- Do things for the sake of doing things right or correctly. Do things right because you are a man that does things right. Write out a list, and make it neat. Clean up your mess, because you’re not messy. Laugh and smile because you are a happy person. Don’t look for a reward from someone else. Don’t say, “Honey, look I loaded the dishwasher.” Just do it for the sake of being a man that does things well. You don’t need anyone to validate your actions in order to make them count for something. Earlier in life, I wanted my parents, my friends, my wife, et al. to happily comment on what I did before I accepted it as good. During Exodus, something clicked. I don’t want to look for external validation anymore.
- Outcome independence. So much anxiety is based on my anticipation of an outcome. Will my second novel be a best-seller like the first one? Will all my kids grow up to be Christians? What if my portfolio tanks? What if I die young? Part of being a man, is just pushing away these fearful questions because the exact answer cannot be known. But an even more powerful strategy is to say, “Yeah, so if that happens, I’ll deal with it by God’s grace” and then hang up the receiver. This goes back to “being more Stoic.” I’ll do everything I can to make the book a best-seller. If it’s not, that’s fine. I published the book to communicate a story and a vision and that’s that. I find validation from God and from within my own soul.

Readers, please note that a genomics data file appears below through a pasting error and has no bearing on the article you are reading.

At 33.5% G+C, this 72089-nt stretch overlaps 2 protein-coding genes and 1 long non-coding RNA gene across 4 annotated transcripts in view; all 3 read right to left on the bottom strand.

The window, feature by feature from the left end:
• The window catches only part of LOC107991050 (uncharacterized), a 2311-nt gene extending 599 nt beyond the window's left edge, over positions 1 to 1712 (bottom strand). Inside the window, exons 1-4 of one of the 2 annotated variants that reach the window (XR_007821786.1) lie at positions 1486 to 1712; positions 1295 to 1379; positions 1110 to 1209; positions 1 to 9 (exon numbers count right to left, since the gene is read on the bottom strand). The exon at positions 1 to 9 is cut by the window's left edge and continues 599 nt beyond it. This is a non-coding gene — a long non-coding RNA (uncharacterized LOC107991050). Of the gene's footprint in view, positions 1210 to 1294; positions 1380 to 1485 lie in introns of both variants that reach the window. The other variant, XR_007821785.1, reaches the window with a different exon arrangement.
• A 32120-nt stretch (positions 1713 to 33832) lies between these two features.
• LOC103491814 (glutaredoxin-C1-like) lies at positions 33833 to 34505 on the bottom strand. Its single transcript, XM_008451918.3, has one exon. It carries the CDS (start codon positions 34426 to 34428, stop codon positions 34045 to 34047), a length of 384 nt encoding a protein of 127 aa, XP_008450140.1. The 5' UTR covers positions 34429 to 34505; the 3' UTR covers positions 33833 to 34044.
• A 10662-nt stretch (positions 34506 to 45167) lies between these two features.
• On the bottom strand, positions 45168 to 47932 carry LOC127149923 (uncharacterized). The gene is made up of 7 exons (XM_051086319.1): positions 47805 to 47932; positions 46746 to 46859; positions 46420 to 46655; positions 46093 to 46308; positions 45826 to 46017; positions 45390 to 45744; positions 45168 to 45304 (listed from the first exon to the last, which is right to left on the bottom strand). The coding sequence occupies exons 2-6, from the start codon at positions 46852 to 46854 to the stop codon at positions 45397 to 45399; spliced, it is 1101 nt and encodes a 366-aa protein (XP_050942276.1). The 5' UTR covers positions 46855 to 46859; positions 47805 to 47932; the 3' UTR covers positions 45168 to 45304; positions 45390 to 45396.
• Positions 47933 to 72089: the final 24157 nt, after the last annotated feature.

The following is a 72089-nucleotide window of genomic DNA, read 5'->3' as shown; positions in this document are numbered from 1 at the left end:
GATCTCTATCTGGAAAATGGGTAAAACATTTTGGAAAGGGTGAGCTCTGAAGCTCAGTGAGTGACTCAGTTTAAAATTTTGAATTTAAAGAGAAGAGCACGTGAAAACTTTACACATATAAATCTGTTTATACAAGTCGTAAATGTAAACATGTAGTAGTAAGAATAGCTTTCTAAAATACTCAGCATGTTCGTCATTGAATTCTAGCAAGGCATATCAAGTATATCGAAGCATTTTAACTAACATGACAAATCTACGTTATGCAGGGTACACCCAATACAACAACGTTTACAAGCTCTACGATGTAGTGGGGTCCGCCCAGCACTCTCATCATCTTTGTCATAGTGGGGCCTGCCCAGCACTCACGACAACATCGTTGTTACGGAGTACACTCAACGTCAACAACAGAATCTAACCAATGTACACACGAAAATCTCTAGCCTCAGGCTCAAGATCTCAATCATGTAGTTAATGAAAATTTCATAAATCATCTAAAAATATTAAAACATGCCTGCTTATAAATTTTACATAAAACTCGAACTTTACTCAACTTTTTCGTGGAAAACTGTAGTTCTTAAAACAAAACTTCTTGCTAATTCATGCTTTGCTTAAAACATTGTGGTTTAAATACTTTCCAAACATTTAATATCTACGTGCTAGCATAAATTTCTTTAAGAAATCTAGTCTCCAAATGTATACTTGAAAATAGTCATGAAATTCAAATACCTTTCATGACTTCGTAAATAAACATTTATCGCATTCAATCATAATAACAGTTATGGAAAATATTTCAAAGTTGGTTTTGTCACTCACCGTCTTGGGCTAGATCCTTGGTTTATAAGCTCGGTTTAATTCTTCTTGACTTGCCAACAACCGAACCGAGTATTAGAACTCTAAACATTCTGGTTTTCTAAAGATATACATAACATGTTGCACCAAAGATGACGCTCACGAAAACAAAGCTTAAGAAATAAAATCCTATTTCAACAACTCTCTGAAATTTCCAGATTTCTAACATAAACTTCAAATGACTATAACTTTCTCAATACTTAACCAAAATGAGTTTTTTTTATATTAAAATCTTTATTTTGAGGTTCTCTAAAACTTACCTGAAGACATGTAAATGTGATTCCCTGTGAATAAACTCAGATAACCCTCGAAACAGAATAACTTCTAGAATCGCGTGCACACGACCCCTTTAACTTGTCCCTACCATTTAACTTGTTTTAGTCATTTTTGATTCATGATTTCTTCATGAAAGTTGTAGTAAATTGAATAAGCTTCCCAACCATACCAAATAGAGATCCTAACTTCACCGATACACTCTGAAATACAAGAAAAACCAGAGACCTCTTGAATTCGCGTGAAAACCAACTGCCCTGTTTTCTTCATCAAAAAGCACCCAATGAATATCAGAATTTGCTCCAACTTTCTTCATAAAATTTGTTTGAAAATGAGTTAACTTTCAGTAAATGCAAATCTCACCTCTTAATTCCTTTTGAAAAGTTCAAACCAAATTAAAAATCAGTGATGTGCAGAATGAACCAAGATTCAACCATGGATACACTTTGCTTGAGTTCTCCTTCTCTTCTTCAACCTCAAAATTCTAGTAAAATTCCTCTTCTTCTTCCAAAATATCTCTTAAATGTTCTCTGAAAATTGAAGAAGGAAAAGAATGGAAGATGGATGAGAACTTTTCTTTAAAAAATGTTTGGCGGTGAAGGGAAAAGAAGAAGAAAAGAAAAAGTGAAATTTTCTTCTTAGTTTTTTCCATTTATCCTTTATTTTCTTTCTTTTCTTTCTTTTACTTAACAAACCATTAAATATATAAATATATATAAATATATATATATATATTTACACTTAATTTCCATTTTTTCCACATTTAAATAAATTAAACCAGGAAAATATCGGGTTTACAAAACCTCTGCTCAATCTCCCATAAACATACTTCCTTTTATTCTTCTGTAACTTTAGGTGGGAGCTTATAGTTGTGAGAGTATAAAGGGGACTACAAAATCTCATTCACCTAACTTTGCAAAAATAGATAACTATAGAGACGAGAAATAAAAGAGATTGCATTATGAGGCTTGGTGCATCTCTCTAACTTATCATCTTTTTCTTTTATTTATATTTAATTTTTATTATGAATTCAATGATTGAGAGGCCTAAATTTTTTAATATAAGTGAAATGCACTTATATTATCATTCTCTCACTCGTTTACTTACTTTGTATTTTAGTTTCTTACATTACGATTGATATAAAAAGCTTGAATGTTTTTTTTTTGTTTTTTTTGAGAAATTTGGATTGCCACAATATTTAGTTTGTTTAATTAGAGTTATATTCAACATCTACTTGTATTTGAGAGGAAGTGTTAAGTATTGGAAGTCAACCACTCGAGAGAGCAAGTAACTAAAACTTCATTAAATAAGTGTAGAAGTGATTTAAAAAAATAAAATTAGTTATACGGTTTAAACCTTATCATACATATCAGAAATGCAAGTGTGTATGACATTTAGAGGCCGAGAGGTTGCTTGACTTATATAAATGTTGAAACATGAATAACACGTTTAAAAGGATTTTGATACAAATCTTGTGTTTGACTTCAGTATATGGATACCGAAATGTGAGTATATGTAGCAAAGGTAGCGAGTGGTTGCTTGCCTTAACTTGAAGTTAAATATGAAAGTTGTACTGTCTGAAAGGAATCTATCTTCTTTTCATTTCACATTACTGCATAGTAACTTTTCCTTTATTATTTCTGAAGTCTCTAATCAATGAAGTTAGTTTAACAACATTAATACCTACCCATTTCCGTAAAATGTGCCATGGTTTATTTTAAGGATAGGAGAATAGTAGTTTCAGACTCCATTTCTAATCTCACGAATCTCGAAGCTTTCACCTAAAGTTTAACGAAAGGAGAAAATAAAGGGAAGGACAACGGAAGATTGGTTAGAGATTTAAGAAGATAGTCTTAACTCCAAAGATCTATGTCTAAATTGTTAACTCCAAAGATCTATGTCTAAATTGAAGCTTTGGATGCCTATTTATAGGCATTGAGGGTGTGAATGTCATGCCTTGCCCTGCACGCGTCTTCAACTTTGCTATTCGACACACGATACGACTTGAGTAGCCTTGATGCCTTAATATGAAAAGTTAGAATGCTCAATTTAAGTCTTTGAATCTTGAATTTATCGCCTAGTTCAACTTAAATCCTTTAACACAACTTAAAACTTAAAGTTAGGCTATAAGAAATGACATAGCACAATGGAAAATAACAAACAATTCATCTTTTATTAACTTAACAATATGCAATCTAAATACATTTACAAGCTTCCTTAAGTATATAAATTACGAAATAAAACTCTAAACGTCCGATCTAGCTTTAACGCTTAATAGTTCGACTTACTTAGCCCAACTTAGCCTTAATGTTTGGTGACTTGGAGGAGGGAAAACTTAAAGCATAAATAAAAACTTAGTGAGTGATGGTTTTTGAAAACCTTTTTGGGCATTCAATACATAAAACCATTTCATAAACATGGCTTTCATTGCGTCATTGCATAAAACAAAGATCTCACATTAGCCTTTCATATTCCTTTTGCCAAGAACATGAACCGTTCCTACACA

- Getting stuff done takes away depression and temptation. I’ve always been a go-getter entrepreneurial man. I think new ideas. I make giant bullet point lists and then start checking them off. If you’re tempted to be depressed or self-loathing, just start slaying stuff that needs to be done. Check off 10 to-do items at work. Go lift weights at the gym. Mow the lawn. Get after it. Don’t live in a fantasy. Invest in reality.
- Discipline is Freedom. Jocko Willink says this and Cameron Hanes says something similar. If you feel like a slave, it’s because you need more asceticism. Do you feel like a slave at work? at home? under your spouse? to your kids? Get disciplined:
- Read that Bible
- Lift those weights
- Show up at class or martial arts consistently
- Write that book
- Start that business
- End or Begin that relationship
- Correct your finances
- Pray daily
- Stop doing stupid things to pacify your pain or fear
You don’t have to go through Exodus 90 to experience these things. I think great men over the ages have experienced these epiphanies in a number of ways. If you want to get in touch with these ideas, pick one and practice it. Even better, go through Exodus 90 with some close friends.
Here’s the link to Exodus 90 so that you can get started: Exodus 90.
Comments: Where do you struggle and what life-events have been eye-opening epiphanies for making you into the man that you are. I look forward to engaging your comments.